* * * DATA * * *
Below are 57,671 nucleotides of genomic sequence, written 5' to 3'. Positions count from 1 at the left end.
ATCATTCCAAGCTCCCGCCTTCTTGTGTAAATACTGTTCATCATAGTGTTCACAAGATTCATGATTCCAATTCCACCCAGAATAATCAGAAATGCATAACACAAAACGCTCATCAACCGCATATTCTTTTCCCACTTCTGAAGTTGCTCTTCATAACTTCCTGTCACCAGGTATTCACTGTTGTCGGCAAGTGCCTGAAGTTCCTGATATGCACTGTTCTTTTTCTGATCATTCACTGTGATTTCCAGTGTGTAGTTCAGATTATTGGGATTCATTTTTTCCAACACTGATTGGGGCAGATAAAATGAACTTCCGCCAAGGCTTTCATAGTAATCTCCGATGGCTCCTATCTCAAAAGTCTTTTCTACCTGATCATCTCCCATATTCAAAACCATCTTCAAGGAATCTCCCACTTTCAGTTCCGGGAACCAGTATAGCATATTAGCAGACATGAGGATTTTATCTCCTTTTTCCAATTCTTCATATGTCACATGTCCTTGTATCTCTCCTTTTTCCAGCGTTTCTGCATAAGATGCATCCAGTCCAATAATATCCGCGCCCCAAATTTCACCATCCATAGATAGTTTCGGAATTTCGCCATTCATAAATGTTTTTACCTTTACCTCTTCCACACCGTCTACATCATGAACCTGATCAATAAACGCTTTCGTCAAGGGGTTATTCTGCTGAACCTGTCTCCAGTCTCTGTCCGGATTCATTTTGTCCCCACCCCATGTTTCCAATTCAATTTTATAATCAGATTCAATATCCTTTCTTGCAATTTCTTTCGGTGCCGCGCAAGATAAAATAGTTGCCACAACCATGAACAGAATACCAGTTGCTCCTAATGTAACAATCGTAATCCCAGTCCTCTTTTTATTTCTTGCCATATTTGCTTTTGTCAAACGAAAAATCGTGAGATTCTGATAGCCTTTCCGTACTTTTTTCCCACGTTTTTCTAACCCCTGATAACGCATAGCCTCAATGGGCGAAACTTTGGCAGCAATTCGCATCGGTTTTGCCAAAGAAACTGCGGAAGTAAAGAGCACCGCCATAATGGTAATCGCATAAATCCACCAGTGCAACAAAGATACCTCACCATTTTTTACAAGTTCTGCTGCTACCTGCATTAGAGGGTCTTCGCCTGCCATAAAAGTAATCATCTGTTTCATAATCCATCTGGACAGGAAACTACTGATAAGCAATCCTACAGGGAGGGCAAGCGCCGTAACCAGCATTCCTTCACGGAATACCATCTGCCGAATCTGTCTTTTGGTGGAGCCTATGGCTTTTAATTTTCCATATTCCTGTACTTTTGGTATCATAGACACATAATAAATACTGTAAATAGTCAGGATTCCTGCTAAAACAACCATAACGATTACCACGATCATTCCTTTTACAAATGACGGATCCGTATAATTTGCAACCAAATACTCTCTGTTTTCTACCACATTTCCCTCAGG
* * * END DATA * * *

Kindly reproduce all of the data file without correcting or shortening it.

Below are 57,671 nucleotides of genomic sequence, written 5' to 3'. Positions count from 1 at the left end.
ATCATTCCAAGCTCCCGCCTTCTTGTGTAAATACTGTTCATCATAGTGTTCACAAGATTCATGATTCCAATTCCACCCAGAATAATCAGAAATGCATAACACAAAACGCTCATCAACCGCATATTCTTTTCCCACTTCTGAAGTTGCTCTTCATAACTTCCTGTCACCAGGTATTCACTGTTGTCGGCAAGTGCCTGAAGTTCCTGATATGCACTGTTCTTTTTCTGATCATTCACTGTGATTTCCAGTGTGTAGTTCAGATTATTGGGATTCATTTTTTCCAACACTGATTGGGGCAGATAAAATGAACTTCCGCCAAGGCTTTCATAGTAATCTCCGATGGCTCCTATCTCAAAAGTCTTTTCTACCTGATCATCTCCCATATTCAAAACCATCTTCAAGGAATCTCCCACTTTCAGTTCCGGGAACCAGTATAGCATATTAGCAGACATGAGGATTTTATCTCCTTTTTCCAATTCTTCATATGTCACATGTCCTTGTATCTCTCCTTTTTCCAGCGTTTCTGCATAAGATGCATCCAGTCCAATAATATCCGCGCCCCAAATTTCACCATCCATAGATAGTTTCGGAATTTCGCCATTCATAAATGTTTTTACCTTTACCTCTTCCACACCGTCTACATCATGAACCTGATCAATAAACGCTTTCGTCAAGGGGTTATTCTGCTGAACCTGTCTCCAGTCTCTGTCCGGATTCATTTTGTCCCCACCCCATGTTTCCAATTCAATTTTATAATCAGATTCAATATCCTTTCTTGCAATTTCTTTCGGTGCCGCGCAAGATAAAATAGTTGCCACAACCATGAACAGAATACCAGTTGCTCCTAATGTAACAATCGTAATCCCAGTCCTCTTTTTATTTCTTGCCATATTTGCTTTTGTCAAACGAAAAATCGTGAGATTCTGATAGCCTTTCCGTACTTTTTTCCCACGTTTTTCTAACCCCTGATAACGCATAGCCTCAATGGGCGAAACTTTGGCAGCAATTCGCATCGGTTTTGCCAAAGAAACTGCGGAAGTAAAGAGCACCGCCATAATGGTAATCGCATAAATCCACCAGTGCAACAAAGATACCTCACCATTTTTTACAAGTTCTGCTGCTACCTGCATTAGAGGGTCTTCGCCTGCCATAAAAGTAATCATCTGTTTCATAATCCATCTGGACAGGAAACTACTGATAAGCAATCCTACAGGGAGGGCAAGCGCCGTAACCAGCATTCCTTCACGGAATACCATCTGCCGAATCTGTCTTTTGGTGGAGCCTATGGCTTTTAATTTTCCATATTCCTGTACTTTTGGTATCATAGACACATAATAAATACTGTAAATAGTCAGGATTCCTGCTAAAACAACCATAACGATTACCACGATCATTCCTTTTACAAATGACGGATCCGTATAATTTGCAACCAAATACTCTCTGTTTTCTACCACATTTCCCTCAGG